According to the Reserve Bank of India data, banks shut down 2000 "BoI may close 700 ATMs by February; Govt, RBI junk reports on closure of any bank " 'ATMs' in various locations in the 10 months between May 2017 and February 2018. One of the reasons being cited for the shut-down is rising costs.
As on February 2018, the total number of onsite ATMs of banks had come down to 107,630 from approximately 110,116 in May 2017. Led by the State Bank of India (SBI), the number of offsite ATMs saw a slight increase. The number of onsite ATMs for SBI reduced from 29,150 to 26,505 between May 2017 and February 2018 while the number of offsite ATMs increased from 29,917 to 32,680 in the same time period.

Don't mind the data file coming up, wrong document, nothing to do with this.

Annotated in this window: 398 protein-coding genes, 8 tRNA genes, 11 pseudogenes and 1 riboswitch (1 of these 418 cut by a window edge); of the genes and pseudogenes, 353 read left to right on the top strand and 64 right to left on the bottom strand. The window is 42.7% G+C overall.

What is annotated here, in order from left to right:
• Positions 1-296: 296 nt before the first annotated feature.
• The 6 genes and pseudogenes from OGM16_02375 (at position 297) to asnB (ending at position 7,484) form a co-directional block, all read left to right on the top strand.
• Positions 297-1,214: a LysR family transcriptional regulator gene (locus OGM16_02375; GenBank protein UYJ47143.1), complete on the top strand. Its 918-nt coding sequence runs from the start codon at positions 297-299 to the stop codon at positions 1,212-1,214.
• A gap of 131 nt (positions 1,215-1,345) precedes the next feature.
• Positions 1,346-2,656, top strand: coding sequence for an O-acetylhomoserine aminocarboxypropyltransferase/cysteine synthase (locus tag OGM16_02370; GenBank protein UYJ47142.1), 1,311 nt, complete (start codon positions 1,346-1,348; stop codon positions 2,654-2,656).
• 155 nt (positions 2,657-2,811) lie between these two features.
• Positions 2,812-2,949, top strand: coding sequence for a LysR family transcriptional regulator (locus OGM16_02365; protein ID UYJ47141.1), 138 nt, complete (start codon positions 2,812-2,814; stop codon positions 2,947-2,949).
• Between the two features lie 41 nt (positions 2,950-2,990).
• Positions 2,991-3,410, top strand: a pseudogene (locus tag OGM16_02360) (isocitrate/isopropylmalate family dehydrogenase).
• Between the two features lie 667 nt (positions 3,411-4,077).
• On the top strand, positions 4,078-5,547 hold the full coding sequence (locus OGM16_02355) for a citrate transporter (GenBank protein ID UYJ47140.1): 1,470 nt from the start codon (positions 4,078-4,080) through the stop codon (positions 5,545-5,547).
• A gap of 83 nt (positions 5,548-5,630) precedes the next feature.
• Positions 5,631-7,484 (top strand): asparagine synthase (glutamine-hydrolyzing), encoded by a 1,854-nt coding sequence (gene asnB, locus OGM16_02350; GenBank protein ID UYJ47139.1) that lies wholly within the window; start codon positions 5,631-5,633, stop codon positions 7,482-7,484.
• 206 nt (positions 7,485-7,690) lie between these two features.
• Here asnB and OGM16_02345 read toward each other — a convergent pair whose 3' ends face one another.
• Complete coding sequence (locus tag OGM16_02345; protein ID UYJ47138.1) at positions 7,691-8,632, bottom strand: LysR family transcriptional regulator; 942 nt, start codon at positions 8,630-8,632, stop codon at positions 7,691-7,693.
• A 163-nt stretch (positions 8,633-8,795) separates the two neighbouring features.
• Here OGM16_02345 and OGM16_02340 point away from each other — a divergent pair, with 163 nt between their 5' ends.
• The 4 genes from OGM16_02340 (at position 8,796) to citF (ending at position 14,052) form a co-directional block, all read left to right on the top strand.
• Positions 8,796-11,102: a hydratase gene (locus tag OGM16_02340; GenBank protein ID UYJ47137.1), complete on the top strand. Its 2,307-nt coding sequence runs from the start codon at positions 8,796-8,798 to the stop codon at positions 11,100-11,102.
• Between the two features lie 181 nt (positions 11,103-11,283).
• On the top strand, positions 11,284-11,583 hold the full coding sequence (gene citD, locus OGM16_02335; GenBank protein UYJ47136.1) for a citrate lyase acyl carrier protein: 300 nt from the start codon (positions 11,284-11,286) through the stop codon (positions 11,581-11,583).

Total 27 onsite and 317 offsite ATMs were reduced by the Central Bank of India while Canara Bank reduced 189 onsite and 808 offsite ATMs. Bank of India closed around 108 onsite and 100 offsite ATMs between the period. Punjab National Bank saw a reduction of 655 onsite and 467 offsite ATMs, according to the RBI data.
Banks are also reducing the costs of setting up and maintaining ATMS, according to a Business Standard report. Till about a few years back, an average ATM set up would cost around Rs 500,000 whereas now banks are setting ATMs for as low as Rs 50,000-60,000, a public sector bank executive told the daily.
Similarly, earlier an average ATM machine would be installed in no less than 100 sq ft whereas now, the same is being managed in spaces as less as 30-50 sq ft.
A bank executive said that banks are now rethinking on facilities within the ATMs as well like air-conditioning and a guard etc. He said that banks are looking to resort to methods like e-surveillance that will have an auto-mated alarm linked to the nearest police station.
This will allow banks to cut down costs of having a full time guard as well. In remote areas where the risks of tampering with ATMs are high, banks are opting to close ATMs at night.